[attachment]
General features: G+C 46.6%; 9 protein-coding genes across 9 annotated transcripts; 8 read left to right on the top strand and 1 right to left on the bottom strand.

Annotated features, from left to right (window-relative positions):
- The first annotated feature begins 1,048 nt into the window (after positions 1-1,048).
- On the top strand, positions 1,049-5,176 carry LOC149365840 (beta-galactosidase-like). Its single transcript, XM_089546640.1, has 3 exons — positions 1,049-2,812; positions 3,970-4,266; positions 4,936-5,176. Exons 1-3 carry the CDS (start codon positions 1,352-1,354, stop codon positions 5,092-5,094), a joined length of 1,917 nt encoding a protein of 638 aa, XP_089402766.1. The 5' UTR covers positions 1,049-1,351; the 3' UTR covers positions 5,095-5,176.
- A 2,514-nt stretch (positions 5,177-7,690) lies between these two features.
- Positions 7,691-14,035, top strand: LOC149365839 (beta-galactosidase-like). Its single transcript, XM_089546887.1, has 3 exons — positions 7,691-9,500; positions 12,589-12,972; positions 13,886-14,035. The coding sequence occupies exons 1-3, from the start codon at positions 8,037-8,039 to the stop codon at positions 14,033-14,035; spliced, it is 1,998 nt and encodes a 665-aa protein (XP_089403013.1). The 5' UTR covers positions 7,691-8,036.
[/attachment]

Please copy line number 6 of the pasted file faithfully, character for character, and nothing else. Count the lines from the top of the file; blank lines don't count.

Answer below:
- Positions 7,691-14,035, top strand: LOC149365839 (beta-galactosidase-like). Its single transcript, XM_089546887.1, has 3 exons — positions 7,691-9,500; positions 12,589-12,972; positions 13,886-14,035. The coding sequence occupies exons 1-3, from the start codon at positions 8,037-8,039 to the stop codon at positions 14,033-14,035; spliced, it is 1,998 nt and encodes a 665-aa protein (XP_089403013.1). The 5' UTR covers positions 7,691-8,036.